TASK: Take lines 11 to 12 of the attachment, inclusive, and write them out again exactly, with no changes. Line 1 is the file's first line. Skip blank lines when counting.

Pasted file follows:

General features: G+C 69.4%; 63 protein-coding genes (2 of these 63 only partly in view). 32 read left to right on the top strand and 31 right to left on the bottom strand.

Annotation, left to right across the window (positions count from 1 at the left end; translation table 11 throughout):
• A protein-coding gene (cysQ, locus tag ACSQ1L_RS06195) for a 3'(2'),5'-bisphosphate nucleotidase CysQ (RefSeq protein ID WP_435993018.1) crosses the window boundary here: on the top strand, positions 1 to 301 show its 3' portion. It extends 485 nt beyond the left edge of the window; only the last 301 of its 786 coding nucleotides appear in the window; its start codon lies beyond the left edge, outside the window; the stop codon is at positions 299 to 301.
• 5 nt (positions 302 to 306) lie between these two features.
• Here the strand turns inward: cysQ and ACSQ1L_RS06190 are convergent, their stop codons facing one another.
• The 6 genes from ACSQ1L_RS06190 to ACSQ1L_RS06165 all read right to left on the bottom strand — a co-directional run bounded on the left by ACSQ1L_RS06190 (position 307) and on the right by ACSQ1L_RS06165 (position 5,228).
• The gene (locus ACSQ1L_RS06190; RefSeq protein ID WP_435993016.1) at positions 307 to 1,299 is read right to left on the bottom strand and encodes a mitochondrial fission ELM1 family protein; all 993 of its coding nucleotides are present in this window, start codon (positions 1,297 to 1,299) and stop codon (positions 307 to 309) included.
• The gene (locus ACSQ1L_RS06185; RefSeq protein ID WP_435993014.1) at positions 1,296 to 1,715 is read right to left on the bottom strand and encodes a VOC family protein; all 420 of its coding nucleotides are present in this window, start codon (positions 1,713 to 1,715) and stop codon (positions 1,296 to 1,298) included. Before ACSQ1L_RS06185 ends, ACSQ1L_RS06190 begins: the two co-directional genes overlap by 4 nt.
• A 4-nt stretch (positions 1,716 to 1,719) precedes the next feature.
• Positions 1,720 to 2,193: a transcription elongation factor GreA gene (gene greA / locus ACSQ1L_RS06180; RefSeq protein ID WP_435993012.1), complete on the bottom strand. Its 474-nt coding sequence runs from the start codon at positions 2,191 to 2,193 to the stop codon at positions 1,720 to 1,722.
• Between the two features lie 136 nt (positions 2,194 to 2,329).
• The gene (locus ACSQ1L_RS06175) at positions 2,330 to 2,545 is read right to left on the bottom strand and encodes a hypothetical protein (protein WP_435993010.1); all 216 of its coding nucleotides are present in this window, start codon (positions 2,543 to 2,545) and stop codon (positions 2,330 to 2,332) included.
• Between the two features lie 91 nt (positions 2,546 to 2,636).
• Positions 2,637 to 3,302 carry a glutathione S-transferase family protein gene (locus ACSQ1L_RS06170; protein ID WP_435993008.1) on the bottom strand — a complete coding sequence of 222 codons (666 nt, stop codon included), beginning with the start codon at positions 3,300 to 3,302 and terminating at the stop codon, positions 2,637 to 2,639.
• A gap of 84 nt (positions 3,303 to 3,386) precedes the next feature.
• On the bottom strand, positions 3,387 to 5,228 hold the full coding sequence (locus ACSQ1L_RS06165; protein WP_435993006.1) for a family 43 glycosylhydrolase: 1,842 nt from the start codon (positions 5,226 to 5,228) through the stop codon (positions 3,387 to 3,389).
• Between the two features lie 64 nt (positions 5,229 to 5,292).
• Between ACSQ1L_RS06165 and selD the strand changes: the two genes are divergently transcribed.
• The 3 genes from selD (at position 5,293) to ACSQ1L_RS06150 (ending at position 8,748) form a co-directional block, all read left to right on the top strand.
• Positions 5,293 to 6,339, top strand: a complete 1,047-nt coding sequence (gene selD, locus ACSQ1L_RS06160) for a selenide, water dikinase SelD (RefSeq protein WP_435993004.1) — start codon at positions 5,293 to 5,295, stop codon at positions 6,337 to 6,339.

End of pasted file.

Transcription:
• Between the two features lie 136 nt (positions 2,194 to 2,329).
• The gene (locus ACSQ1L_RS06175) at positions 2,330 to 2,545 is read right to left on the bottom strand and encodes a hypothetical protein (protein WP_435993010.1); all 216 of its coding nucleotides are present in this window, start codon (positions 2,543 to 2,545) and stop codon (positions 2,330 to 2,332) included.